"We wanted something that wasn't funny at all," says the co-producer Pascale Barget. "The fringe is usually quite funny, but this is nothing to joke about. It's no joke. We're forcing people to think." Fever Chart is a classic Fringe piece. A student production (Barget studies economics at Warwick University, England), it takes the form of three short stories based around the lives of people caught up in Middle East conflicts. It was funded by Warwick University Drama Society and a series of fundraising events, including a Middle Eastern feast. (It costs about £6,000, Dh34,000, to take a play to the Fringe, without paying the actors, directors, producers and technical staff a single penny.)
Fever Chart was in one of the newer venues, a back room of a Radisson hotel in Edinburgh's Royal Mile. Hotels have now replaced rundown community halls as the places providing small spaces for performances that expect an audience of 20 at most. Mobile phones went off throughout the performance; no one seemed to bother much. Fever Chart's acting was iffy, the direction clunky, but there were no shortcomings in the commitment. The small army of student actors belted out their lines. This is the real Fringe, with young people performing their hearts out before tiny audiences with props that can fit in a backpack so they can bring them up on the train.
But why do so many Fringe productions draw on the region as a theme - a region many of them can never have visited? Simply because, for our time, the Middle East is grab-able - you can take its stories and use them as your own. In Oh What a Lovely War on Terror, four Cambridge students going under the name of the Angels and Virgins Theatre Company, take the subject from a different point of view and, dressed in black leggings and white shirts, romp through the history of America's conflicts in and attitude towards the Middle East.
"It all started with the fall of the Ottoman Empire " is the opening line, and then all begin to argue over that statement and every subsequent one during an hour of hilarious historical episodes. The students found they didn't have to work much on the script. "It wasn't too hard to write some of these sketches. It often turned out that the reality was so absurd it did not need satirising. Many of the words and phrases are direct quotes from those involved," says director Toby Jones.
A more sombre affair, and one of the biggest hits of the festival, Lockerbie: Unfinished Business has been a huge success, winning a coveted Fringe First Award given to productions premiered at Edinburgh. Its story begins on December 21 1988, when Pan Am flight 103 came down over Lockerbie, Scotland. Two hundred and seventy people were killed in what became known as Britain's worst terrorist attack.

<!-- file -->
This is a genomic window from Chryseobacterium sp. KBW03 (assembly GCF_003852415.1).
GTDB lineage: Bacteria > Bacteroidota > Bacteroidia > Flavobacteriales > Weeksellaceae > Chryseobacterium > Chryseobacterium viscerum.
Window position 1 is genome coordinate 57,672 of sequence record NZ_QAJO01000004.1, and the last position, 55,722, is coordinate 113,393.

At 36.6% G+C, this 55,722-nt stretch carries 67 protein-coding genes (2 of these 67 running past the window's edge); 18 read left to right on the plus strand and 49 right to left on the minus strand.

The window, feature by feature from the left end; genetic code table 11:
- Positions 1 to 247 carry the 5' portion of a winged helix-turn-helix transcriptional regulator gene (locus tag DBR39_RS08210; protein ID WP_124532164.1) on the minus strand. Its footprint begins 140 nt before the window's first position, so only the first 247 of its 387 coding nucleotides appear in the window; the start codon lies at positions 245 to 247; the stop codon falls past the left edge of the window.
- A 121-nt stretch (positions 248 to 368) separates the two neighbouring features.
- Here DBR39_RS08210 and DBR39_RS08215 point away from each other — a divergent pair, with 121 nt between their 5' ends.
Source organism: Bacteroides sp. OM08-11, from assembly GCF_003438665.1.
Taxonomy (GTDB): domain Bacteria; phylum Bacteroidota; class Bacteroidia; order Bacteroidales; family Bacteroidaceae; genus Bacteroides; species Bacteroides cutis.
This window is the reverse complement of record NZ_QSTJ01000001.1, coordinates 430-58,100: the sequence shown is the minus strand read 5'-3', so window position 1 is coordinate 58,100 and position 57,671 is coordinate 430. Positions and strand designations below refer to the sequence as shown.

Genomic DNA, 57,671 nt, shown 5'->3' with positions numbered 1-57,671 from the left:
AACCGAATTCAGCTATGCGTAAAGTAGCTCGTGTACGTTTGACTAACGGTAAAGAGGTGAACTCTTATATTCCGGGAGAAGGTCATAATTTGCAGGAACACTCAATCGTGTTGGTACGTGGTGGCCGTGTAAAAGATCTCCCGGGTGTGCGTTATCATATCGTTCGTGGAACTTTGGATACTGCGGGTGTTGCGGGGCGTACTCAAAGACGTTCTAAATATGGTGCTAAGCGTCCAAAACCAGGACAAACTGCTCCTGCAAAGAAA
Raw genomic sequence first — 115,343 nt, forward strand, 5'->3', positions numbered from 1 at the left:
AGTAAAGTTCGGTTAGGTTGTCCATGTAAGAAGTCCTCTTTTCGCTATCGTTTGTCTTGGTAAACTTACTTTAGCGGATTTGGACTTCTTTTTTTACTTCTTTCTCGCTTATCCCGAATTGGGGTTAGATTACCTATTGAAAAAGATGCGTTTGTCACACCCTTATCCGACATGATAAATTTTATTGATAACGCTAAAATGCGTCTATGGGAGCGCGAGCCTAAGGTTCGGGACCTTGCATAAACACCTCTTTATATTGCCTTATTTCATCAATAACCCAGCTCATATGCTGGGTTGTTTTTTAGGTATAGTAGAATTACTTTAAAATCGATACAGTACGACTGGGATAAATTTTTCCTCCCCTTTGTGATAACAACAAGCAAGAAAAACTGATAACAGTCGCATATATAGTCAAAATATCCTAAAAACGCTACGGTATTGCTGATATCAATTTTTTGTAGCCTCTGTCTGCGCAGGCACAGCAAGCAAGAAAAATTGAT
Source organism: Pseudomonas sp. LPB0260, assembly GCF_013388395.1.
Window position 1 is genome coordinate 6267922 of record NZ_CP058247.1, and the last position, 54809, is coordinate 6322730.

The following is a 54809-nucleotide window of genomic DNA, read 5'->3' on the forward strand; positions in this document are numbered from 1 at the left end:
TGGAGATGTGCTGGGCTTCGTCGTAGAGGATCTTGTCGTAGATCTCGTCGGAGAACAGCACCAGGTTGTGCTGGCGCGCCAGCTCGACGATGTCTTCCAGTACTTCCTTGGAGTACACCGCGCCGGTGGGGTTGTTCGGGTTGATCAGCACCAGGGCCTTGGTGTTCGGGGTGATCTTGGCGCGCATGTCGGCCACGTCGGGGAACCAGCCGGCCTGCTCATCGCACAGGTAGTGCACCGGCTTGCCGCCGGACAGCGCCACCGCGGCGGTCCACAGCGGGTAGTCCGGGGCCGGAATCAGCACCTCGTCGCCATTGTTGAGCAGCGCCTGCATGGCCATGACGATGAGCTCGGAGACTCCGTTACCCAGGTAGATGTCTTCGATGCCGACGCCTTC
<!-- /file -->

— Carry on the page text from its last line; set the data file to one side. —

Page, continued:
The English doctor Jim Swire's daughter was on board. Based on Swire's unpublished book about the atrocity and its aftermath, Lockerbie is a detailed account of the botched investigations and bureaucratic bumbling, and Swire's struggle to come to terms with and learn the truth about his daughter's death. Lockerbie's sober script entwines Swire's personal trauma with traumatic events on the world stage. When Swire says he wants "some peace", he means peace of mind, not a resolution of conflict.
This fusing of the personal and the political also took centre stage at the discussion chaired by veteran BBC reporter Allan Little at the staid Edinburgh International Book Festival, which runs in parallel to the Fringe. At "Can Humanity Ever Transcend Politics in the Middle East?", Gabriella Ambrosio, the author of Before We Say Goodbye (a novel about a female suicide bomber and her victim), gushed: "I want to understand the humanity involved in this story."
John Watson of Amnesty International Scotland echoed: "A novel like this can help to bring understanding of the other side. It's about understanding of the humanity behind all the conflicts we see." It took the hardened journalist Little to bring us all down to earth. In the emotion of Edinburgh and all its dramatic licence, some grip of reality was lost. Little said, "In the end, we need a political solution. It won't be solved just by emotion."
In the meantime, however, there will be more plays and performances using the emotional weight the Middle East provides at next year's Edinburgh Fringe.